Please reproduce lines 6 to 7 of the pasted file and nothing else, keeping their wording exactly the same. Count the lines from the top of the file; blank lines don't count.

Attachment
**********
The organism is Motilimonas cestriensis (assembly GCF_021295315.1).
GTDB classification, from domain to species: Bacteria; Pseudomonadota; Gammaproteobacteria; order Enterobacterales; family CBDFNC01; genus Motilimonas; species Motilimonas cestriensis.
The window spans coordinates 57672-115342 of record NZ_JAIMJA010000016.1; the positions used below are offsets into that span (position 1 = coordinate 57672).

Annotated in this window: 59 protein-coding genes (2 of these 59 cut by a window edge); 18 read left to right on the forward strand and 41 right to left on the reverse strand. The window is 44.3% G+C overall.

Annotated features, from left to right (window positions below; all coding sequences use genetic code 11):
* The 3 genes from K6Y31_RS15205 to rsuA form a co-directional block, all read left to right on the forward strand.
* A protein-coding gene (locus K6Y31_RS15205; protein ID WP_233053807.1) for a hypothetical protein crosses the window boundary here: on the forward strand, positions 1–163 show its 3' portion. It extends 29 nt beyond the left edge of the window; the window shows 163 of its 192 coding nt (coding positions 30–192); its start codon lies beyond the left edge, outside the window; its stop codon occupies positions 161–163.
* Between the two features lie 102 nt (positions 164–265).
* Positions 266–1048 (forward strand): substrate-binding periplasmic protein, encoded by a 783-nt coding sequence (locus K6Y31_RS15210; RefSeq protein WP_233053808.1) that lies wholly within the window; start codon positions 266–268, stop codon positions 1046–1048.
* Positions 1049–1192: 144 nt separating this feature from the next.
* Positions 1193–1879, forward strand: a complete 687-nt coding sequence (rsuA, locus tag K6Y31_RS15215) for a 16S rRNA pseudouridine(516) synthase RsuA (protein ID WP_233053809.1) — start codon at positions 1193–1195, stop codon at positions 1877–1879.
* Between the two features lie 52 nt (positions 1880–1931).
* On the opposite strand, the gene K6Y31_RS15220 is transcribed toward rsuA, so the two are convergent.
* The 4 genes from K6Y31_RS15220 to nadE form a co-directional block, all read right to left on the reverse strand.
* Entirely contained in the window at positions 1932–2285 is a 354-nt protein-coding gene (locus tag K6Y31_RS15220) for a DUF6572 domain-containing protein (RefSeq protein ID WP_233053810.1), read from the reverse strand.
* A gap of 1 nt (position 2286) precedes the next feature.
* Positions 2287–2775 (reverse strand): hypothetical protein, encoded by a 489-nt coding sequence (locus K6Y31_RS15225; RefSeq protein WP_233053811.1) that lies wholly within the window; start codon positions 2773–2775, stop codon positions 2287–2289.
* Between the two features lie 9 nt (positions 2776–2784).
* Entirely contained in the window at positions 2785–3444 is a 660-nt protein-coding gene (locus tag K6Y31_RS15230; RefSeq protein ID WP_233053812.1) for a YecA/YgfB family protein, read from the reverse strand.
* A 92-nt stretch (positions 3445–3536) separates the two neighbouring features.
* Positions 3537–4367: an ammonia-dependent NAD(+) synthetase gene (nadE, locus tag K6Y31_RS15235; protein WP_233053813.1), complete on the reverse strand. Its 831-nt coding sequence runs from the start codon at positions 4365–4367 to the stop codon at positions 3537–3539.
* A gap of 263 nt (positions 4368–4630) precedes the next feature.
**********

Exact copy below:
* The 3 genes from K6Y31_RS15205 to rsuA form a co-directional block, all read left to right on the forward strand.
* A protein-coding gene (locus K6Y31_RS15205; protein ID WP_233053807.1) for a hypothetical protein crosses the window boundary here: on the forward strand, positions 1–163 show its 3' portion. It extends 29 nt beyond the left edge of the window; the window shows 163 of its 192 coding nt (coding positions 30–192); its start codon lies beyond the left edge, outside the window; its stop codon occupies positions 161–163.